The radiometric, or gamma-ray spectrometric method, measures the natural variations in the gamma-rays detected near the Earth's surface as the result of the natural radioactive decay of potassium (K), uranium (U) and thorium (Th). The data collected are processed via standard methods to ensure the response recorded is that due only to the rocks in the ground. The results produce datasets that can be interpreted to reveal the geological structure of the sub-surface. The processed data is checked for quality by GA geophysicists to ensure that the final data released by GA are fit-for-purpose. This radiometric thorium grid has a cell size of 0.00049 degrees (approximately 50m) and shows thorium element concentration of the NSW DMR, Discovery 2000, Cargelligo/Narrandera, AREA H, 1995 in units of parts per million (or ppm). The data used to produce this grid was acquired in 1995 by the NSW Government, and consisted of 123700 line-kilometres of data at 250m line spacing and 60m terrain clearance.

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    Total magnetic intensity (TMI) data measures variations in the intensity of the Earth's magnetic field caused by the contrasting content of rock-forming minerals in the Earth crust. Magnetic anomalies can be either positive (field stronger than normal) or negative (field weaker) depending on the susceptibility of the rock. The data are processed via standard methods to ensure the response recorded is that due only to the rocks in the ground. The results produce datasets that can be interpreted to reveal the geological structure of the sub-surface. The processed data is checked for quality by GA geophysicists to ensure that the final data released by GA are fit-for-purpose. This GSNSW Exploration NSW Area H Cargelligo Narrandera magnetic grid geodetic has a cell size of 0.00049 degrees (approximately 50m). The units are in nanoTesla (or nT). The data used to produce this grid was acquired in 1995 by the NSW Government, and consisted of 123700 line-kilometres of data at 250m line spacing and 60m terrain clearance.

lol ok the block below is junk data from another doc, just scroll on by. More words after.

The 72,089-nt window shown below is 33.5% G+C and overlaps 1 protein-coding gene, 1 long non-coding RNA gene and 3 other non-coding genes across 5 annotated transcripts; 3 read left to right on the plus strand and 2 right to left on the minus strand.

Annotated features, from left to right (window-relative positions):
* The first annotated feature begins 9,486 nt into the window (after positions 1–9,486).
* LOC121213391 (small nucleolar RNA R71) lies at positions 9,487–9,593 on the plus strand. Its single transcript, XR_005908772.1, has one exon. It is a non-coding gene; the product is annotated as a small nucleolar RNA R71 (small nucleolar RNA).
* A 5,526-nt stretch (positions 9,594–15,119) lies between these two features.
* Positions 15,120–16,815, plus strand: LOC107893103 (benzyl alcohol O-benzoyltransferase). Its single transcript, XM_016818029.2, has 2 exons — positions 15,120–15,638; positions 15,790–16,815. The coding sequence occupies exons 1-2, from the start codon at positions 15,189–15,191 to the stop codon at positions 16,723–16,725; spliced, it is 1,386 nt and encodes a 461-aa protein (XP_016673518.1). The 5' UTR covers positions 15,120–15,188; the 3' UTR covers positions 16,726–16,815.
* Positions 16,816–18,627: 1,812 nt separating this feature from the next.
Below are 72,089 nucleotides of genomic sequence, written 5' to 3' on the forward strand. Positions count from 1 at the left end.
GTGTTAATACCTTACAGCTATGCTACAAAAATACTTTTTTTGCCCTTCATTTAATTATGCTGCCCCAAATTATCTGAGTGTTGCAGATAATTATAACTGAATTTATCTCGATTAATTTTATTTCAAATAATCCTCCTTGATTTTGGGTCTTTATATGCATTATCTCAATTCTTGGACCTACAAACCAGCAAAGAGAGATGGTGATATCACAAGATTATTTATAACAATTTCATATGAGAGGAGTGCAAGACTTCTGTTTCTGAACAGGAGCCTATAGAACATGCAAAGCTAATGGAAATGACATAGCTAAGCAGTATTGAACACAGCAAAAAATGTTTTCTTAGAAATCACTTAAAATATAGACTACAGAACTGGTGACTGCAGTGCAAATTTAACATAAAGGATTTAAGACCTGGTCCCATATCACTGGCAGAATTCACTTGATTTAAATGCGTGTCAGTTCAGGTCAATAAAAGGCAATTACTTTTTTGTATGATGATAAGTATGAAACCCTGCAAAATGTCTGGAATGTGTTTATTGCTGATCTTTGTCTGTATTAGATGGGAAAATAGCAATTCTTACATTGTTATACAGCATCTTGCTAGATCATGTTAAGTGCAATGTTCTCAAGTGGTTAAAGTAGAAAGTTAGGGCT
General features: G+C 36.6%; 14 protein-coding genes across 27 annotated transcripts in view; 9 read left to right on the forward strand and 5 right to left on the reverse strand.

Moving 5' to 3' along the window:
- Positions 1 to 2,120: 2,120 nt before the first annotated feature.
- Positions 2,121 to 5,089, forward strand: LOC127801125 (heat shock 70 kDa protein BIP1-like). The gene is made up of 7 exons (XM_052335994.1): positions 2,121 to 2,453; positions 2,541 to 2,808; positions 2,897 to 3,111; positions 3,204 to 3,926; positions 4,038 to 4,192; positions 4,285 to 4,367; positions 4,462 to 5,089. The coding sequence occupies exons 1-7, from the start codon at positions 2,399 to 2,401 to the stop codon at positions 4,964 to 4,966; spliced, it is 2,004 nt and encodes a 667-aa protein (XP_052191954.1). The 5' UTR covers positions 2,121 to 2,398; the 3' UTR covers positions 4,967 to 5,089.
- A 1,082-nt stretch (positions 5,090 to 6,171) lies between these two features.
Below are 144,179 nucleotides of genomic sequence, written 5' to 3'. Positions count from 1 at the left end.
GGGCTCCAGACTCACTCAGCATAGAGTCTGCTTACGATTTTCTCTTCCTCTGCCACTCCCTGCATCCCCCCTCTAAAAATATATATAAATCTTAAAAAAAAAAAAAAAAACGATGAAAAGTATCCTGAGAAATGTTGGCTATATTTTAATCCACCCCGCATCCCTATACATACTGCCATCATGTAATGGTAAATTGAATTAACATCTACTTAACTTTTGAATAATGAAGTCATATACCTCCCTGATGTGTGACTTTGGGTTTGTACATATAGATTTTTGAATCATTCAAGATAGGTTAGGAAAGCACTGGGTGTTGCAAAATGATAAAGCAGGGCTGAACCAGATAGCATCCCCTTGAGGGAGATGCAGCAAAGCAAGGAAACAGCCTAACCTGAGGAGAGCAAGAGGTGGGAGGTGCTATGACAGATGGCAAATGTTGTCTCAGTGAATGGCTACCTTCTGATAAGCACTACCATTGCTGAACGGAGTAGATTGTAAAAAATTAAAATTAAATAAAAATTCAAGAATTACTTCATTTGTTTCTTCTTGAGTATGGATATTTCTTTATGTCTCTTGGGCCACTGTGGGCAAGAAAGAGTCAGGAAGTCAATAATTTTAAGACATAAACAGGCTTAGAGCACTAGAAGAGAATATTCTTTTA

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    Total magnetic intensity (TMI) data measures variations in the intensity of the Earth's magnetic field caused by the contrasting content of rock-forming minerals in the Earth crust. Magnetic anomalies can be either positive (field stronger than normal) or negative (field weaker) depending on the susceptibility of the rock. The data are processed via standard methods to ensure the response recorded is that due only to the rocks in the ground. The results produce datasets that can be interpreted to reveal the geological structure of the sub-surface. The processed data is checked for quality by GA geophysicists to ensure that the final data released by GA are fit-for-purpose. This magnetic grid has a cell size of 0.00049 degrees (approximately 50m).The data are in nanoTesla (or nT). The data used to produce this grid was acquired in 1995 by the NSW Government, and consisted of 123700 line-kilometres of data at 250m line spacing and 60m terrain clearance. The data has had a variable reduction to the pole applied to centre the magnetic anomaly over the magnetised body. The VRTP processing followed a differential reduction to pole calculation up to 5th order polynomial. Magnetic inclination and declination were derived from the IGRF-11 geomagnetic reference model using a data representative date and elevation representative of the survey.